Avian Spatio-Temporal Dynamics and the Core-Satellite Species Hypothesis
- Jones, Malcolm Timothy
University of Maine
I examined avian abundance and distribution patterns for New England using data from the U.S.G.S. Biological Resources Division's Breeding Bird Survey (BBS). I identified three distinct avifaunal regions within New England, which formed the sample units for all further analyses. For each of these regions I tested the predictions of Hanski's core-satellite hypothesis, Brown's ecological specialization hypothesis and Wright's sampling hypothesis to determine which best explained the observed patterns.
Mean abundance (birds/route) was correlated with spatial incidence (i.e., proportion of sites occupied) for all 26 years examined in each region. The frequency distribution of spatial incidence was extremely bimodal for all but three years in any region, as predicted by the core-satellite species hypothesis (i.e., most species occurred on either a few or most sites). Also, this is the first known study to document the occurrence of core-satellite switching, with three species switching from satellite to core species and two species switching from core to satellite species by the end of the study.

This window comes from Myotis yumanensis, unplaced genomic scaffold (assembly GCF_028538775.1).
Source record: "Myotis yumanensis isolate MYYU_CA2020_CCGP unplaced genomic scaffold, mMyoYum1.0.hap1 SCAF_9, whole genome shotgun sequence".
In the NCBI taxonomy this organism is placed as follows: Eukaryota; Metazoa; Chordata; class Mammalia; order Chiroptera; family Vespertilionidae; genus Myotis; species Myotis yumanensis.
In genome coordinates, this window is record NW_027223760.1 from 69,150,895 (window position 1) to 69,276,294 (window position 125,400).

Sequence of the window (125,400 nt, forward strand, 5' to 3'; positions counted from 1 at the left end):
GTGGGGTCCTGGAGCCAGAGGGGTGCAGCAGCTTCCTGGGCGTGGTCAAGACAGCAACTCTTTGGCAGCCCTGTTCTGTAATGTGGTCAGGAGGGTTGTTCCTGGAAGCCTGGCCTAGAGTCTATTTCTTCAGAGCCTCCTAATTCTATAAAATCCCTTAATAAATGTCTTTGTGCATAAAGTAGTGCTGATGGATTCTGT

No evidence was found to support Brown's ecological specialization hypothesis, which predicts that ecological generalists should have higher densities than specialists. Rather, I found that specialists had higher local densities than generalists. I suggest that the failure of other studies to show a similar relationship is the result of a failure to control for the confounding effect of spatial incidence. In all regions, Wright's sampling model explained 56-62% of the variation in spatial incidence.
I also examined species' spatial and temporal dynamics using Taylor's Power Law (TPL). Approximately 50% of the species had statistically significant temporal or spatial exponents. Classification and regression tree analyses indicated no correlation between the spatial exponents and natural history correlates; only 15-25% of the mean deviance of the temporal exponents was explained by life history correlates. I showed that this index was probably extremely biased, especially with species that had an overall mean abundance less than two.
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